We were satisfied that the defendant's guilty plea was entirely voluntary (no threats or promises, etc.), unambiguous in every respect and devoid of uncertainty. In our search for truth, we are as much a fact finder when taking a guilty plea as we are when rendering final judgment in a case tried to the Court.

Defendant's motion to withdraw her guilty plea, made on the eve of sentence, is based on the barest of conclusory allegations: (1) she was emotionally upset at the time of plea; (2) she acted on the advice of prior counsel; and (3) she is innocent of the charge to which she pled guilty. Clearly, defendant has failed to carry the burden of satisfying us that there are valid grounds for withdrawing her guilty plea. United States v. Michaelson, 552 F.2d 472, 475 (2d Cir. 1977).

Further, defendant's conclusory assertion of innocence is insufficient in law and must be cast aside. United States v. *201 Saft, 558 F.2d 1073, 1082, n. 11 (2d Cir. 1977).[2]

After we took defendant's guilty plea, we directed a thorough probation report be made ready for sentence. Thereafter we learned she refused to even appear at the office of the probation officer assigned to her case. The moving affidavit (p. 2) asserts "the defendant is unable to comply with the Court's direction; the Assistant United States Attorney, and the Probation Department, to be candid in her involvement of the allegations of the indictment." We repeatedly stated that defendant need not speak to the Probation Officer about the facts of this offense and should do so only after consulting with her attorney. (Tr. pp. 15-17). Our exhortation was only that if defendant chose to speak to the Probation Officer about the offense, she should be open and candid. In any event, her unwillingness to talk to the Probation Officer has absolutely no relevance to the voluntariness of her admission of guilt made in open court.

We are overwhelmingly satisfied that defendant's guilty plea was voluntary and taken in full compliance with all the requirements of Rule 11 of the Federal Rules of Criminal Procedure. She has failed completely to meet her burden of establishing valid grounds for withdrawing her plea.[3] Her conviction by plea stands.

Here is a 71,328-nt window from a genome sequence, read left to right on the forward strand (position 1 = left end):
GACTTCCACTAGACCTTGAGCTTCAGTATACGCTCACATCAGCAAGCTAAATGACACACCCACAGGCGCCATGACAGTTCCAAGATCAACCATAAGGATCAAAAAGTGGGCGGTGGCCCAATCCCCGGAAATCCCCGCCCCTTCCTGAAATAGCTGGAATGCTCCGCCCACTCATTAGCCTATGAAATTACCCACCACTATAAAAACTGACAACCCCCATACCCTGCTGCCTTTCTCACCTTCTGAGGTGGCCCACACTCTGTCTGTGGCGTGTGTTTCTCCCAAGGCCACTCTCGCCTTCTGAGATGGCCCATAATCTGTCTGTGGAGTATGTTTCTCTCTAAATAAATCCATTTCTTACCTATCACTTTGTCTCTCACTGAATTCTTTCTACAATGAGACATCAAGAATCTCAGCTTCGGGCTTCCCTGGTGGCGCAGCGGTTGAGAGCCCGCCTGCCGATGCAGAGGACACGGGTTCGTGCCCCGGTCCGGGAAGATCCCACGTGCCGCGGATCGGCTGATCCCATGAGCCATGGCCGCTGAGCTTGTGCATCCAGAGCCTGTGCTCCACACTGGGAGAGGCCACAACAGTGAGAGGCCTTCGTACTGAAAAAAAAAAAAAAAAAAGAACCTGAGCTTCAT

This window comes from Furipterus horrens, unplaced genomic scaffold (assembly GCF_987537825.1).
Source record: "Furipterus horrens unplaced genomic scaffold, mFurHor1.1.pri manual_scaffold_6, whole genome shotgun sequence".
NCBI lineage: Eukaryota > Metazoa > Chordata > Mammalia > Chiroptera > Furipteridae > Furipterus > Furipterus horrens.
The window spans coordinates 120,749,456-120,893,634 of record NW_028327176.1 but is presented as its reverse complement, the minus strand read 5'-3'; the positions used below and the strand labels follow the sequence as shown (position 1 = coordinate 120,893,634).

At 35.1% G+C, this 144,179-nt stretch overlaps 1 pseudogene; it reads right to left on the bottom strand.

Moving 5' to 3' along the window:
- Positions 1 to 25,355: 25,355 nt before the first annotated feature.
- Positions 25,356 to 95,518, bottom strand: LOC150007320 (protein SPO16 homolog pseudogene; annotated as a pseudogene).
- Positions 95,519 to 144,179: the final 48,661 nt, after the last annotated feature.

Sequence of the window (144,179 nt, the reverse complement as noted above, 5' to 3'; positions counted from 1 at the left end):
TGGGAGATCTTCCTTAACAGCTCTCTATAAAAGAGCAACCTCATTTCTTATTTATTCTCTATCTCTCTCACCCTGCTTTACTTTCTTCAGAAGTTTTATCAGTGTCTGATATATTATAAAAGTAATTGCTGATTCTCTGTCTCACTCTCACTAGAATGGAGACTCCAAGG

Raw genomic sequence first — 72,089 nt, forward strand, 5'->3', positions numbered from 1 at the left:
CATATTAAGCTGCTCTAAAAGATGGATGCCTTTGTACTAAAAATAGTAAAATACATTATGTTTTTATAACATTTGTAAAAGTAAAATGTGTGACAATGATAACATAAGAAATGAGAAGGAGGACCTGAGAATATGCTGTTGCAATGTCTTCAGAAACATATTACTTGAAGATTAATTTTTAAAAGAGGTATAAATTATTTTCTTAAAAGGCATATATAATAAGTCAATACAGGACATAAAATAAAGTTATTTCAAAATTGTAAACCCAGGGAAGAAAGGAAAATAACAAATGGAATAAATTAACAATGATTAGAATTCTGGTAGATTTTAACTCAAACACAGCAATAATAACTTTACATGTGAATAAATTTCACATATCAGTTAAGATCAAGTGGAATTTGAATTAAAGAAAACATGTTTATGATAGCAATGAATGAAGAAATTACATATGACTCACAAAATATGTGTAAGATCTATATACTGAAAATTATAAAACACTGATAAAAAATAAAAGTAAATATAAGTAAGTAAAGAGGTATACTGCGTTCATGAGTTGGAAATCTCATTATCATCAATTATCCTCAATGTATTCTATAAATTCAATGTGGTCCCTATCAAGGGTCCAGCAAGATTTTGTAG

Motion denied in all respects.



[1] "If your Honor pleases, at this time, after full conference with my client and after a full investigation of all the facts and circumstances and explanation thereof to the client, . . . the defendant now has authorized me to withdraw her plea of not guilty heretofore entered and to plead guilty to the first count of the indictment. . . ." (Transcript June 5, 1978, p. 2)

[2] See also, United States v. Smith, 407 F.2d 33 (2d Cir. 1969); United States v. Hughes, 325 F.2d 789 (2d Cir.), cert. denied, 377 U.S. 907, 84 S. Ct. 1167, 12 L. Ed. 2d 178 (1964).

[3] The defendant's reliance on Santobello v. New York, 404 U.S. 257, 92 S. Ct. 495, 30 L. Ed. 2d 427 (1971) is unfounded, there having been no promise by the prosecutor in this case. The conclusory assertion that there has been no prejudice to the Government overlooks the prejudice flowing from the need to reassemble witnesses and other evidence months after the scheduled trial date, as well as the fact that "the Government is not required to show prejudice when a defendant has shown no sufficient grounds for permitting withdrawal of a guilty plea, although such prejudice may be considered." United States v. Saft, supra at 1083.